I went for my first shrinkery appointment with a new shrink.
A couple things I consider when I think of choosing a psychologist from past experience.
A) Arrogance and a condescending attitude: First of all, I'm an intelligent person (er before chronic migraines turned me brainless that is), an over educated person with a few degrees under my belt and a know a a bit in that field actually and I don't treat everyone like idiots because they can't quote Kant (I sure can't quote him either) The point is I'm book smart and have that sort of theoretical abstract thinking mind. Just the way I was built. Other people think differently, learn differently, have different knowledge than I do and different experiential knowledge than I have. And a shrink that treats people with that attitude implies we are all idiots because we do not have the very specific knowledge he has, even though some of us actually do and he is the idiot for making assumptions. Some of us book smart people like reading a lot about how the mind works. This attitude though puts my back up and I wouldn't share anything personal with such a person and I would not take his advice either. -- I had a shrink like this when I was a kid. Me and my bro were skipping school all the time and they figured it was for attention due to our parents divorce. And the dude was condescending and my brother and I did not like that one bit. Messed around with him a bit.
B) They need to be intelligent in a... abstract, theoretical or academic way. And I mean obviously they have the training and the schooling and were able to get through it. But the last one I had said I was a very intelligent woman and she could not argue with my reasoning... uh, I get that I go to the rational level first before I go into the personal sometimes but if you cannot provide a rational counter argument that will make me go 'ah yes, good one, I'll have to think about that way of thinking' then you're never going to help me. It is my thinking that gets me into trouble so I need to work through my thinking to get out of that mind set. Makes sense to me. If my shrink can't keep up with that then what use is that? I don't think any shrinks are idiots its just that i need one that gets that same abstract theoretical sort of personality I have to work things out on. Because i do that all the time. It is how I work out how I feel about my pain. For personal stuff I'll be as blunt as can be but I'll still wrap a theory around it. I have to make sense of it somehow.
C) They need to be approachable so I feel comfortable talking about my emotions. Because of B as you can see I can reflect on my emotions, I can think about them, I can ponder them, I can wrap a theory about them, I can introspect about them... but feeling them and talking about feeling them is very difficult because it makes me feel them. With chronic pain lately for me it has been so bad it feels like the emotions are hovering right beneath the surface, so talking seriously about them just brings them close to the surface.And being the emotionally awkward person I am... I`d rather not. So doing so is something I have to be comfortable with or I just won`t and if I won`t then it is doomed to failure right there. Stoic rational me will rule the outward me and that won`t help at all.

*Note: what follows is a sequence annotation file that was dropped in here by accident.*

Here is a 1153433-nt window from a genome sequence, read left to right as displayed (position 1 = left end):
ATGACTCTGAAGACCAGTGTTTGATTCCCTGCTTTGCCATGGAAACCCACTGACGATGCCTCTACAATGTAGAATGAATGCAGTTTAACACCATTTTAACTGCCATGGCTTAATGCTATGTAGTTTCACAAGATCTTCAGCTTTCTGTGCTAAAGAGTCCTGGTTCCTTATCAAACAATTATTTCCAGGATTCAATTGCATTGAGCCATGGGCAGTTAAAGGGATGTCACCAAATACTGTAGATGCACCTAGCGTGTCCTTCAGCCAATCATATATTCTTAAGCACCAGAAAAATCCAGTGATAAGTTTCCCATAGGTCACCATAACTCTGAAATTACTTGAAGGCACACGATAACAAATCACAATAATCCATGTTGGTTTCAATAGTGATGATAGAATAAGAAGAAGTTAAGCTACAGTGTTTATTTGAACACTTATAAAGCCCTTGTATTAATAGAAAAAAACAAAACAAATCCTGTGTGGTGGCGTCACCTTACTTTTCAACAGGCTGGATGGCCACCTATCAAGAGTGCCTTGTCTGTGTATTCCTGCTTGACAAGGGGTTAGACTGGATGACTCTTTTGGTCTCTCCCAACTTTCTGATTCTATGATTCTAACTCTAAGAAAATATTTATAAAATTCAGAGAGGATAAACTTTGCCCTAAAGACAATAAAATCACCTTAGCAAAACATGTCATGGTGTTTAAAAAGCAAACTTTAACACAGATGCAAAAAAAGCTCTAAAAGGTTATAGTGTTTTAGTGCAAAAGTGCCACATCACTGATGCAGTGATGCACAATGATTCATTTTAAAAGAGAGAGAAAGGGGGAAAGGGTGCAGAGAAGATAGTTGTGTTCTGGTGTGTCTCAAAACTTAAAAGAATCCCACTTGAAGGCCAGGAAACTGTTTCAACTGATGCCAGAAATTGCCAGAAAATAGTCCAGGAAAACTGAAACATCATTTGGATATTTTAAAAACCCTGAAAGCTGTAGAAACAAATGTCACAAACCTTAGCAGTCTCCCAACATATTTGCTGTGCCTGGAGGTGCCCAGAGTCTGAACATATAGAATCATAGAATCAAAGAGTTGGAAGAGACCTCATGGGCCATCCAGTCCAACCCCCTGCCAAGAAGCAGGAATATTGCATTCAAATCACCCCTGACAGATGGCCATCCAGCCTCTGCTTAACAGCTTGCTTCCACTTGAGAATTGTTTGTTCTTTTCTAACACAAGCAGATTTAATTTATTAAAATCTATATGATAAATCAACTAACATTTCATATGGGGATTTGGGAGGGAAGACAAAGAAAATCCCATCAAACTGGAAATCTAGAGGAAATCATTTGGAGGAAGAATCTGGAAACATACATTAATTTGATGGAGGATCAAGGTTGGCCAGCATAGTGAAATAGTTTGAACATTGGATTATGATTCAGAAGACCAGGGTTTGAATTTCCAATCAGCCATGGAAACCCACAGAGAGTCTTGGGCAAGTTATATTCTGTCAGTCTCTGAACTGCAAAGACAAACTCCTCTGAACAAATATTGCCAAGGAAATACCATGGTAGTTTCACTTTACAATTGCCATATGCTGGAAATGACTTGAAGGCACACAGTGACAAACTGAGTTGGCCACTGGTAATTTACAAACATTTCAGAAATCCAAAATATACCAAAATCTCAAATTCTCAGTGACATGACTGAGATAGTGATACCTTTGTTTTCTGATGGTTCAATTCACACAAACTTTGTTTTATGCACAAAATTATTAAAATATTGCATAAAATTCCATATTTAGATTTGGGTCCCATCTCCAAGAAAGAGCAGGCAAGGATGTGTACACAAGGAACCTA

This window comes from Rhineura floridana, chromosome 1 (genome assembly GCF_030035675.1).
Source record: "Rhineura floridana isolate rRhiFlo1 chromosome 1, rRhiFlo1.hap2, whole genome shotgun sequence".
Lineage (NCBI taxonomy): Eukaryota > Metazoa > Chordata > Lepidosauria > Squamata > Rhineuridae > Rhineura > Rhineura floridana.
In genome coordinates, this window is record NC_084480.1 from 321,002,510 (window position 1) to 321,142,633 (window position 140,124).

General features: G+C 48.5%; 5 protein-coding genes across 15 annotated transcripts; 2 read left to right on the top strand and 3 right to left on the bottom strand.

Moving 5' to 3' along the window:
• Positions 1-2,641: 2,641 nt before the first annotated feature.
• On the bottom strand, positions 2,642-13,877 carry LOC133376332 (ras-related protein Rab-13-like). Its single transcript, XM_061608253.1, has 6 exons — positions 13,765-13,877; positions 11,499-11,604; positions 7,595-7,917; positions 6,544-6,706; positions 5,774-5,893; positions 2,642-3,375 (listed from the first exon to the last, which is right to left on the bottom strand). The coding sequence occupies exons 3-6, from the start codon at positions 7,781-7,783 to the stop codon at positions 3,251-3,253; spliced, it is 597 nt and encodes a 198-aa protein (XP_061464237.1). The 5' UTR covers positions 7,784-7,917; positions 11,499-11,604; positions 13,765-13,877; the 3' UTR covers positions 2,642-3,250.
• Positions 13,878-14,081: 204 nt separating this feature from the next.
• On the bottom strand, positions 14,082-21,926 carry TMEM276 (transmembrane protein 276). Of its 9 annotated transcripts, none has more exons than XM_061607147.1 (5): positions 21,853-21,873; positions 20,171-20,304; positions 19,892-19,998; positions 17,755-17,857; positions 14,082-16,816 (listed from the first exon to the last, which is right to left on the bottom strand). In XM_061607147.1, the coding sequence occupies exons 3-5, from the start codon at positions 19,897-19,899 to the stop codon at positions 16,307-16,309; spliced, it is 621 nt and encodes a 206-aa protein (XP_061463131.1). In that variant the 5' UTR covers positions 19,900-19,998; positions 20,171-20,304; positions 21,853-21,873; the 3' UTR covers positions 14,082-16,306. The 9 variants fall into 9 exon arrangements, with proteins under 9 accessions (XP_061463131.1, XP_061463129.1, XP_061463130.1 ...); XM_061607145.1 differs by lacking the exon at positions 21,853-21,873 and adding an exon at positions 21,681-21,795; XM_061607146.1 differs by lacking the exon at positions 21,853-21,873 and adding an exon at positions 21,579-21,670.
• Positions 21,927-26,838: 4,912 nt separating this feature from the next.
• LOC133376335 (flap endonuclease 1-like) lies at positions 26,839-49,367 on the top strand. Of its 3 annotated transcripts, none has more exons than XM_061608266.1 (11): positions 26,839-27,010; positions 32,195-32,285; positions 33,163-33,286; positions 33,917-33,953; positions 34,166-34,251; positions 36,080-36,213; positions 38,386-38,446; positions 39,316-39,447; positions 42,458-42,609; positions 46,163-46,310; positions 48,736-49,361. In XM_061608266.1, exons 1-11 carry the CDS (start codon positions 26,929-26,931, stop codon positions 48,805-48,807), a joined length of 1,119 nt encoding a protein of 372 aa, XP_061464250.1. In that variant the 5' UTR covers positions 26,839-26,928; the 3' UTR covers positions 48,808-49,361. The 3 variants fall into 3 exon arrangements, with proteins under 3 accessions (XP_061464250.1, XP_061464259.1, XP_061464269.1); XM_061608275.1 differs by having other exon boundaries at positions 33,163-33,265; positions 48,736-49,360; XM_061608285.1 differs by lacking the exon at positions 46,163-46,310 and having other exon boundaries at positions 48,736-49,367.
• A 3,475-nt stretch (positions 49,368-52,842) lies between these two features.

And this new lady is very approachable I found. Easy to talk to. She had good questions to start with and a good flow going. I had a good comfort level with her. Her attitude was great, sympathetic enough and encouraging enough. She seems quite intelligent and I think that will work out well on both levels of my personality so I can talk about how I think about thinks as well as how I feel. Age wise we are closer than most psychologists I have seen. Some people may be uncomfortable with that idea but it doesn't bother me; she has the education and the experience and maybe it is her age that makes it easier to talk to her.
I'm all good about talking about my experiences with chronic pain and coping. Obviously. I blog about it. I write articles about it. This is something I live with and think about. I don't mind reflecting on it, thinking about it and talking about it in a very honest and blunt way. I just don't like to do it often because being honest about it brings the emotions to mind and the more I talk about it the more difficult it is. But that is why I want the therapy to begin with. It feels like all the emotional turmoil is too close to the surface and that it is too difficult to cope with pain and work... the more I think about work in the long term the less I think I will be able to survive it. And so I try not to think about the future period. I think having One person I can openly talk to about how diffuclt it is to deal with this constant pain will help. We will see how it goes. It is expensive and my coverage won't get me far at all, but I do feel it is necessary so I gotta give it a go.
Anyway, just remember chronic pain over time is hard on our emotional well-being and we have to take care of that too.
Chronic pain and cognitive therapy: taking care of your emotional health
Fibromyalgia and the coping process